Acute Arterial Occlusive Disease of the Upper Extremity

Acute Arterial Occlusive Disease of the Upper Extremity

Jeff Dai-Chee Tam, Mark F. Given, Stuart M. Lyon and Kenneth R. Thomson

In the absence of trauma, acute upper limb arterial disease is relatively uncommon, particularly in comparison with lower limb disease. Some authors suggest that it is one sixth as common as that in the leg.1 The majority of patients will have small vessel disease.2 Blunt trauma and repetitive use of the arm—for example, in athletes or associated with certain occupations—are the usual causes in the proximal upper extremity.3,4 More distal upper limb ischemia is usually the result of emboli from a proximal stenosis or a cardiac origin. Occlusive disease of the upper extremity is as important as lower limb occlusive disease, not least because it may reflect an underlying systemic illness.5,6

Atherosclerotic disease is the most common cause of large vessel stenosis or occlusion, but it may also present as small vessel occlusion via thromboembolism. Aneurysmal disease, including cystic adventitial disease, may also be a source of emboli.7

Other primary causes include thoracic outlet compression syndrome, drug-induced occlusion, post-radiotherapy stenoses, and iatrogenic catheter injury.5,8,9


Anatomy and Approaches

The arterial supply to the upper limb originates from the subclavian arteries. The left subclavian artery arises directly from the aortic arch in the majority of cases, whereas the right subclavian originates from the brachiocephalic artery. The subclavian vessels first pass between the scalene muscles and then between the clavicle and first rib. At the lateral border of the clavicle they become the axillary arteries.

The branches of the subclavian artery include the vertebral, internal mammary, thyrocervical trunk, costocervical trunk, and supreme intercostal arteries.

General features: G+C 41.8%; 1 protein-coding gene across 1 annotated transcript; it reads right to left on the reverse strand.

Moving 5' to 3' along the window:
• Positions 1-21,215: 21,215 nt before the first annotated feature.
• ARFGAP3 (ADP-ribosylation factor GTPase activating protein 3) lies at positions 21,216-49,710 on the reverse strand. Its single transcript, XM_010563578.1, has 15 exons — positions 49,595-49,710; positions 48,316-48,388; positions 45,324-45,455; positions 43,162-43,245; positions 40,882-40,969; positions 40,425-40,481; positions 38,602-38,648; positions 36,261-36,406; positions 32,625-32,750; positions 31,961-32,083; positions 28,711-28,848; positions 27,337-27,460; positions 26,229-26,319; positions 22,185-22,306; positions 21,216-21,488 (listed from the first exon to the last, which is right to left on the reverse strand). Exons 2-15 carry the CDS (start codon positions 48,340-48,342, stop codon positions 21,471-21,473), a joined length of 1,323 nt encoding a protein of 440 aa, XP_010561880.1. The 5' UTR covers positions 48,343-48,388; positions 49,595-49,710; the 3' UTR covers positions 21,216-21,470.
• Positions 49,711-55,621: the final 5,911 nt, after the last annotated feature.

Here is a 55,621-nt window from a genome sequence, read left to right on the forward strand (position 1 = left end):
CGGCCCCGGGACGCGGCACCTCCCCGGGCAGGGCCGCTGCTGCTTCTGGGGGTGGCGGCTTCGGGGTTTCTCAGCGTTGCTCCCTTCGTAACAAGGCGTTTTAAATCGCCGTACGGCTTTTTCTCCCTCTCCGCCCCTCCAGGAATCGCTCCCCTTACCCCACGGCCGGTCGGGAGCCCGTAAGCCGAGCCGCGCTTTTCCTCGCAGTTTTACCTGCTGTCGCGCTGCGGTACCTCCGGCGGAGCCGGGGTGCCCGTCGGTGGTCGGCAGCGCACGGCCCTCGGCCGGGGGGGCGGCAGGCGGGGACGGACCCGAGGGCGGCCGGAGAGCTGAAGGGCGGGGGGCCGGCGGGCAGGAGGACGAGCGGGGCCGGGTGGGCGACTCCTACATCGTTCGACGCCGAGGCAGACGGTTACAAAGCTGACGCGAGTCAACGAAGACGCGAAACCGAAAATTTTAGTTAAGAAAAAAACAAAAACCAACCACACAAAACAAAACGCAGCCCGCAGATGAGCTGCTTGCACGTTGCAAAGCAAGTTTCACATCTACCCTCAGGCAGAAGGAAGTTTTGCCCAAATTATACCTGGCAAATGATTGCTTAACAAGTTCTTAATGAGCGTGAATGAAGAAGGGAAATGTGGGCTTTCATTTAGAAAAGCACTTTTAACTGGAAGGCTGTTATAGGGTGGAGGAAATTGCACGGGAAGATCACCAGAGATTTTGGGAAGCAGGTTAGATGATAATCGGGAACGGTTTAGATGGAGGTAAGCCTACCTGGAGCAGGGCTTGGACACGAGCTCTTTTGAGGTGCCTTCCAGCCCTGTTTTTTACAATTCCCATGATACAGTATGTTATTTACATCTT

The axillary artery extends to the lateral margin of teres minor, where it becomes the brachial artery. Its branches include the superior and lateral thoracic arteries and the thoracoacromial, subscapular, scapular circumflex, and circumflex humeral arteries. The radial, ulnar, and median nerves are contained in a connective tissue sheath along with this vessel and are at risk of damage if one is considering puncture of an axillary artery. Also of importance is that there are multiple potential collateral pathways involving the branches of both the subclavian and axillary arteries in the presence of stenosis or occlusion.

Lateral to the teres minor, the axillary artery becomes the brachial artery, which has the profunda brachialis as its first branch in the upper arm. This branch travels posterolaterally around the humerus, giving off multiple muscular branches and providing collateral branches around the elbow.

At the elbow joint, the brachial artery then terminates into the radial, ulnar, and interosseus arteries. The interosseus artery then divides into an anterior and posterior branch. The radial and ulnar arteries continue down the forearm to form the superficial and deep palmar arches and supply the hand. The deep palmar arch is more proximal and is mainly supplied by the radial artery, whereas the superficial arch is more distal and has the ulnar artery as its main supply. These classic palmar arcades occur in fewer than 50% of patients, but there are multiple variations. The classic anatomic description of the more proximal upper limb arteries noted earlier is also subject to variation, particularly in the origin of their branches, and this can be a potential source of confusion on angiography.

Dec 23, 2015 | Posted by in INTERVENTIONAL RADIOLOGY | Comments Off on Acute Arterial Occlusive Disease of the Upper Extremity
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